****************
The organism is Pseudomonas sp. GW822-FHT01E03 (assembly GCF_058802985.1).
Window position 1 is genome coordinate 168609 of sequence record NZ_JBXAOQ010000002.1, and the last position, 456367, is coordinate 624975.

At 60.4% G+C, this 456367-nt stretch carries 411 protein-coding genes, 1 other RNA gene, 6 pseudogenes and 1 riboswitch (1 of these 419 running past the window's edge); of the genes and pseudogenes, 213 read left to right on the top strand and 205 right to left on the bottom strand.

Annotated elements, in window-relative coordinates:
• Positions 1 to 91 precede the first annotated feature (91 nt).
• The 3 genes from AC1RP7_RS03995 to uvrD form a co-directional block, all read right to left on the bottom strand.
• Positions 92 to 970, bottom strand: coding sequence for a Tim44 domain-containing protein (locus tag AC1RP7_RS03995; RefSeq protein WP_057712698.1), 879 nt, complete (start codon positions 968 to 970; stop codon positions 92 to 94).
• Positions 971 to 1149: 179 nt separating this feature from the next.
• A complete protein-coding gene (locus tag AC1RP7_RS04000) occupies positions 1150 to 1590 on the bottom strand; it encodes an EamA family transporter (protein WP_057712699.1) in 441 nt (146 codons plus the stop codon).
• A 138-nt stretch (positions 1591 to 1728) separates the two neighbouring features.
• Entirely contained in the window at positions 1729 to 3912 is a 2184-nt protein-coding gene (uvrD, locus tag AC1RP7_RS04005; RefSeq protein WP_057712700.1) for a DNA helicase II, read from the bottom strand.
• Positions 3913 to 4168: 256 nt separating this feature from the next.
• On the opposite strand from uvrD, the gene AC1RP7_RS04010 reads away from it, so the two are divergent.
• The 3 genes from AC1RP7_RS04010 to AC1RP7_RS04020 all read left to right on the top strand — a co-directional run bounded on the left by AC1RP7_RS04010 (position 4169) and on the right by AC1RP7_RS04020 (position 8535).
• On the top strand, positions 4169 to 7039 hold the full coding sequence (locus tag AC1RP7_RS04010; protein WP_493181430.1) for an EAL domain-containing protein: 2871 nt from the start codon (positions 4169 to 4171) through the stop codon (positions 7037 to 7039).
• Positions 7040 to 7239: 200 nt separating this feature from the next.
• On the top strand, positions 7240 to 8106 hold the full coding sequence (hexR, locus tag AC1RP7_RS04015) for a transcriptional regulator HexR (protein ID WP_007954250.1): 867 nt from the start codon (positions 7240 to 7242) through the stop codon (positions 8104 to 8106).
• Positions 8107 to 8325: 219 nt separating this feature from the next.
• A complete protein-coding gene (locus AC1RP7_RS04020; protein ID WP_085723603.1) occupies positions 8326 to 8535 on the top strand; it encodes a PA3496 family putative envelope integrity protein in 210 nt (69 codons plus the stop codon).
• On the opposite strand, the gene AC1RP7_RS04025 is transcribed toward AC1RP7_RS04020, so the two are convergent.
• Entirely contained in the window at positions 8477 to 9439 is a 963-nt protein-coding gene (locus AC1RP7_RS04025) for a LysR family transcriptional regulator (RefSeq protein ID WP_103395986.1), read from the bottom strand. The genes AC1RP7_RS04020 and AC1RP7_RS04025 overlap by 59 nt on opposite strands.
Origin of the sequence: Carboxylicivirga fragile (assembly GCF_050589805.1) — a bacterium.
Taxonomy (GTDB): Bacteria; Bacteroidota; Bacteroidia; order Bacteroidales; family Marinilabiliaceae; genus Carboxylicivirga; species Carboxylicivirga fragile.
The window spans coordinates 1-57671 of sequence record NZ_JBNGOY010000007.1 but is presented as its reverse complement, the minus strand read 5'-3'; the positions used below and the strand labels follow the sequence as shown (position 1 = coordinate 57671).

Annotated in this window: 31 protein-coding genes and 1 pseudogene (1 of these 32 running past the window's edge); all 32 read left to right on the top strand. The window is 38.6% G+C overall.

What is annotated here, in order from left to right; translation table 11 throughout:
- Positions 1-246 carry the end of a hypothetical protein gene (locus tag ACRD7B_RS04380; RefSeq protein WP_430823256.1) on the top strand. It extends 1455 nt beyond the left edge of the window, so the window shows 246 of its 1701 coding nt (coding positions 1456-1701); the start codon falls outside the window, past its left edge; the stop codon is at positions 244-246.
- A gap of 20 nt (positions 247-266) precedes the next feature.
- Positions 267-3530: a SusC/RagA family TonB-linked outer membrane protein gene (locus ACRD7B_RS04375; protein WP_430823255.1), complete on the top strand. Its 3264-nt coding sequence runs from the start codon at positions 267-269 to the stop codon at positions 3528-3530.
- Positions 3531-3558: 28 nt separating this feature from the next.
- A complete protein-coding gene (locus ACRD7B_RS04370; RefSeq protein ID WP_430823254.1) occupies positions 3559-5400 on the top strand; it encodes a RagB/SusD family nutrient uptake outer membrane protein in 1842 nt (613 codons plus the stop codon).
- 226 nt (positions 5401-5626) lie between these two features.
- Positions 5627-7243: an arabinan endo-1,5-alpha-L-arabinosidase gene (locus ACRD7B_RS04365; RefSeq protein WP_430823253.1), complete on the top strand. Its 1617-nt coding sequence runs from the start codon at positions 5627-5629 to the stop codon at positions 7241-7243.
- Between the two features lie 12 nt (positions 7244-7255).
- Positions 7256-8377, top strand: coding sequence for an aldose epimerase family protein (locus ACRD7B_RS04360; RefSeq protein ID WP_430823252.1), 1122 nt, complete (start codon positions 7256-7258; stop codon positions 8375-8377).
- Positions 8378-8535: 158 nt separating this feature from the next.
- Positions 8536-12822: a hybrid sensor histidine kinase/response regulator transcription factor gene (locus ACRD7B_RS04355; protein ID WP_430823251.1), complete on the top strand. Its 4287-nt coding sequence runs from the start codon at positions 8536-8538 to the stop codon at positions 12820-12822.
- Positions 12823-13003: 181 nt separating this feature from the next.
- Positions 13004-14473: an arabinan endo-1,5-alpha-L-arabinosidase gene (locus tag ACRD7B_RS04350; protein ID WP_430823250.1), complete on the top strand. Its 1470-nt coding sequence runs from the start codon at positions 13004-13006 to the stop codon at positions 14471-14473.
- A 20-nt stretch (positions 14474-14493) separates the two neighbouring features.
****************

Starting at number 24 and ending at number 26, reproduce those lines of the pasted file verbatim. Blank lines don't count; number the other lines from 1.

The window spans coordinates 1-57671 of sequence record NZ_JBNGOY010000007.1 but is presented as its reverse complement, the minus strand read 5'-3'; the positions used below and the strand labels follow the sequence as shown (position 1 = coordinate 57671).

Annotated in this window: 31 protein-coding genes and 1 pseudogene (1 of these 32 running past the window's edge); all 32 read left to right on the top strand. The window is 38.6% G+C overall.

What is annotated here, in order from left to right; translation table 11 throughout: